The Andros pool is still in need of a facelift. After years of resurfacing and patch jobs, the nearly 40-year-old outdoor pool needs a complete renovation.
Earlier this year, Campus Recreation requested funding from the Capital Improvement Trust Fund (CITF) for the Andros pool renovations and other facility needs. USF President Judy Genshaft denied the funds because of the greater need for funding to aid construction costs for the new student union.
The Hillsborough County health inspector has threatened Andros pool with forced closure more than once, according to Eric Hunter, director of Campus Recreation.
“The plan, as it stands right now, is to try to patch it (the pool) as we go and to try and keep it running as best we can, until the point where the county health department says it is no longer swimmable due to safety concerns,” Hunter said. “Then we’ll have to turn to some alternative source of funding.”
Still, he said, the patching process is not the ideal method for dealing with the deteriorating surface of the pool.
“What we’re actually doing is smoothing the edges of the broken fiberglass,” Hunter said. “So every time you take fiberglass off, it’s exposing more of the old marcite surface that was under there before.”
Hunter said the time when renovations would become an absolute necessity is not far away.
“My original prediction that next year we need to do something still holds true,” Hunter said. “I think next year, we’ll come to a point where we won’t be able to keep patching it, and something will need to be done in a more permanent kind of way.”
The need for renovation of the pool comes from more than one voice.
“The pool definitely needs to be redone,” said Howard Lawrence, a USF maintenance mechanic who has also worked as the maintenance manager of all USF pools for more than a decade.
However, Lawrence said the maintenance and patching of the Andros pool is an inefficient avenue to handle the pool’s problems.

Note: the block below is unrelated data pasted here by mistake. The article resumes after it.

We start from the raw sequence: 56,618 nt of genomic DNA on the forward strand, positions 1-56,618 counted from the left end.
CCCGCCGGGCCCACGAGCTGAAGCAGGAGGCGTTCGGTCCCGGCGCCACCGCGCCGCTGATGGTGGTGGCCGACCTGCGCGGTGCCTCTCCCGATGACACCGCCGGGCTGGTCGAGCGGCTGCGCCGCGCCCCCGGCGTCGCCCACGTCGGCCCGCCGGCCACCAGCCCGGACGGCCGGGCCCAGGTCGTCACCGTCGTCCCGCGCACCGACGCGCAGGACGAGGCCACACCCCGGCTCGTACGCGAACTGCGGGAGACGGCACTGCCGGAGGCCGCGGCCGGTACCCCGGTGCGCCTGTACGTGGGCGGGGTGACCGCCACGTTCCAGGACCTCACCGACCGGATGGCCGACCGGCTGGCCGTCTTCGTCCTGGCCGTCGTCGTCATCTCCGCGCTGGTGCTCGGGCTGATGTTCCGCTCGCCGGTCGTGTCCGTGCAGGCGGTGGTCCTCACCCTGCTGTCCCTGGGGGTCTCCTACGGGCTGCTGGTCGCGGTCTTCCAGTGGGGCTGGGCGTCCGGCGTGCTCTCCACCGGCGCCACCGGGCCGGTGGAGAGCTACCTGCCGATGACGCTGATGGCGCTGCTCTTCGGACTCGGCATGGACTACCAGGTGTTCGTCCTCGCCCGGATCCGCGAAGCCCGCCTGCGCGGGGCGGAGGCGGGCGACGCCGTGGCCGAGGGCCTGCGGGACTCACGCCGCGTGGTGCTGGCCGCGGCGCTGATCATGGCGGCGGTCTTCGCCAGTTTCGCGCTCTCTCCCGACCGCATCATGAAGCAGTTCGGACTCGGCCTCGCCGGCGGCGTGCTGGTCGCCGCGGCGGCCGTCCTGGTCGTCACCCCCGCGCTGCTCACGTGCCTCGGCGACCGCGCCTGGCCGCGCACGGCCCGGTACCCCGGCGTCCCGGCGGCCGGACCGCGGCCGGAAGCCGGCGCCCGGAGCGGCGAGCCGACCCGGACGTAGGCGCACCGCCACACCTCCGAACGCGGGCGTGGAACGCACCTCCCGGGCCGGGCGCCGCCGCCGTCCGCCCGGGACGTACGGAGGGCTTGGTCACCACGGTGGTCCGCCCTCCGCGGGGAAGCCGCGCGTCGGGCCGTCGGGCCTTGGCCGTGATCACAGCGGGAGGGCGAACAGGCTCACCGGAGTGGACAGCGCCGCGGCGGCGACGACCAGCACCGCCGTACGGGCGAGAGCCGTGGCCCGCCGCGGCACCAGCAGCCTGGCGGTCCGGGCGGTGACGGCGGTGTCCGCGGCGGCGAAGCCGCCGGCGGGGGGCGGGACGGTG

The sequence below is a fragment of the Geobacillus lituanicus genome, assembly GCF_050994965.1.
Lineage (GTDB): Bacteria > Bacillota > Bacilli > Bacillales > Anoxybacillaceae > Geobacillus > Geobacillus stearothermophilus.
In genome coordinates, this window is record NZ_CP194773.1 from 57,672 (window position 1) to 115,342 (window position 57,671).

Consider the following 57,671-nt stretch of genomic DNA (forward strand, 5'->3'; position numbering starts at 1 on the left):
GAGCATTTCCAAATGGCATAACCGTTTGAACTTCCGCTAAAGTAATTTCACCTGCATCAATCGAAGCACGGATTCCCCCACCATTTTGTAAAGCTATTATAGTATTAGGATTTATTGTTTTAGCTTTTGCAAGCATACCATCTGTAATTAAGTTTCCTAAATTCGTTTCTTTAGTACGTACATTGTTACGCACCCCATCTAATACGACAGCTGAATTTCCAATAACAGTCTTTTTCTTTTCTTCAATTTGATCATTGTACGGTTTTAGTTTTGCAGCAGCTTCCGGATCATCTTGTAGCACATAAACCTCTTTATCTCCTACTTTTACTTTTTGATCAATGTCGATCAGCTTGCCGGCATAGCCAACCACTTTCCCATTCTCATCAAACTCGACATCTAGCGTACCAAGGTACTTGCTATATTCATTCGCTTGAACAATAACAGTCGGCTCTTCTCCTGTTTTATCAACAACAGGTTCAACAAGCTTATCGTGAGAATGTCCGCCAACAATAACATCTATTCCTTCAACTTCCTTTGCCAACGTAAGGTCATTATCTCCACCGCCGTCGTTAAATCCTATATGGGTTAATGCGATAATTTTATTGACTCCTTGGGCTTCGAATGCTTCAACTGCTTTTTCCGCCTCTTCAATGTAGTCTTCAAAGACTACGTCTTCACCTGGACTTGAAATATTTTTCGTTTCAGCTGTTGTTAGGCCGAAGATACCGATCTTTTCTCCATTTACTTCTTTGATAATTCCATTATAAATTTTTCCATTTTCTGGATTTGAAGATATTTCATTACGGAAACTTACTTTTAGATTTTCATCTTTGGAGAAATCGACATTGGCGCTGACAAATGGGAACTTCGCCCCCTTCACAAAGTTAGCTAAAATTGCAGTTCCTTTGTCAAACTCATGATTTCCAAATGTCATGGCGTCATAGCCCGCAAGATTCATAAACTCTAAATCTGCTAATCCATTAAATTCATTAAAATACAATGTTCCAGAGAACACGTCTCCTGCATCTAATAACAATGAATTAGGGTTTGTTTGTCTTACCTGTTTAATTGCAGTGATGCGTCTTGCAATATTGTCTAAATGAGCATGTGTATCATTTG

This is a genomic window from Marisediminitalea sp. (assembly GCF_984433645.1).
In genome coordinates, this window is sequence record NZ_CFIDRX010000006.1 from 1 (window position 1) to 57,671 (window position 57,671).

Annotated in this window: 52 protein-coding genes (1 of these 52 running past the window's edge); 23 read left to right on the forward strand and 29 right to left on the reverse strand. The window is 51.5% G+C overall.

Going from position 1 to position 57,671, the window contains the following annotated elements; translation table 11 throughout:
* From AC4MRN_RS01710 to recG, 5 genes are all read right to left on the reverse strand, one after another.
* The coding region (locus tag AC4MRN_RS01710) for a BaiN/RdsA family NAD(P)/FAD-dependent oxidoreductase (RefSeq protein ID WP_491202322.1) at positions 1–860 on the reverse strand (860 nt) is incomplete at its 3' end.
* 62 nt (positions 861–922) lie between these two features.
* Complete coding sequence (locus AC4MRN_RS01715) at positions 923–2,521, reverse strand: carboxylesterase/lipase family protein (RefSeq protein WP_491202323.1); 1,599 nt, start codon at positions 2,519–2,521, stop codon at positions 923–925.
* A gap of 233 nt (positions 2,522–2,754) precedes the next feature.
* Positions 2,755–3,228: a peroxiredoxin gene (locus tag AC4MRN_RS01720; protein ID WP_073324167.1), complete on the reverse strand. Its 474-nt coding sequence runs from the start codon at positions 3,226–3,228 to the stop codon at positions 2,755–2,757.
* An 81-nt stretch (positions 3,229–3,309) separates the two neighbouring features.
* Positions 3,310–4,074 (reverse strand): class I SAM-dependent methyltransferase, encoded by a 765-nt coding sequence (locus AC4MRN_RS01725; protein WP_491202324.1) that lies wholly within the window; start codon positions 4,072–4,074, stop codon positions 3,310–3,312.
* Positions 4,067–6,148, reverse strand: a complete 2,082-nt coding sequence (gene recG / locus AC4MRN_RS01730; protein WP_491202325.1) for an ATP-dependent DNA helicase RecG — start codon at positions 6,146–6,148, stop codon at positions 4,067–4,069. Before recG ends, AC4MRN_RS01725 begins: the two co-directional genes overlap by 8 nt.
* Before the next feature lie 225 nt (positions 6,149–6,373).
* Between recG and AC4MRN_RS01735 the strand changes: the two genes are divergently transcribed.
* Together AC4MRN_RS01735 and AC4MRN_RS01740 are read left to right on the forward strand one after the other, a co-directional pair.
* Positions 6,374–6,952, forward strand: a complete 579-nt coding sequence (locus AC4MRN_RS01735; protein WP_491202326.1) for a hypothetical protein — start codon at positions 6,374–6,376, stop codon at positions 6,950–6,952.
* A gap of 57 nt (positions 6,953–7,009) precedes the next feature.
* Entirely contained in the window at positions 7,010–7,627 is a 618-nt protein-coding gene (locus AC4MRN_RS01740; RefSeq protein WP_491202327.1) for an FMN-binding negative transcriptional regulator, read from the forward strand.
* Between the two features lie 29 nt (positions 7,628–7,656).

“It’s not in good shape, really, but I’d say it’s safe because we keep it that way, and we check it daily. It’s more work for my guys to do, and it cuts us back on man power and makes us short on other things we can do.”
According to a letter Genshaft sent to CITF committee members last month, Vice President of Student Affairs Jennifer Capeheart-Meningall was asked to examine the needs of Campus Recreation and the funding of such needs.
“My intent is to look at all of Campus Recreation’s facility needs, including the pool, and determine a larger cost for all of the facilities for either renovation, repair or replacement,” Capeheart-Meningall said. “It is my hope that by the end of this semester, to have a better handle on all of the needs of Campus Recreation. Then hopefully, by the middle of spring, be able to say these are the needs and these are the funds. Or that these are the needs and we don’t have the funding, so what are our alternatives?”
The funding for the pool is detrimental to the structure’s future.
“We’re just sort of holding our breath and trying to make things work,” Hunter said. “We’ve got a pretty committed maintenance staff that knows what we’re up against. So we’re going to just keep surging forward and try to keep it swimmable.”
Capeheart-Meningall said the Campus Recreation’s facility needs are important to see through.
“It’s not something that’s on the back burner,” Capeheart-Meningall said. “It will certainly be one of the things we address during this fiscal year so that we’ll at least know what we’re looking at and what we need to do.”
Lawrence said that while a decision is being made regarding funding for a long-term solution for Andros pool, he would continue to keep the pool secure.
“We’ll keep (the pool) safe,” Lawrence said. “That’s our job, and we’ll keep it safe.”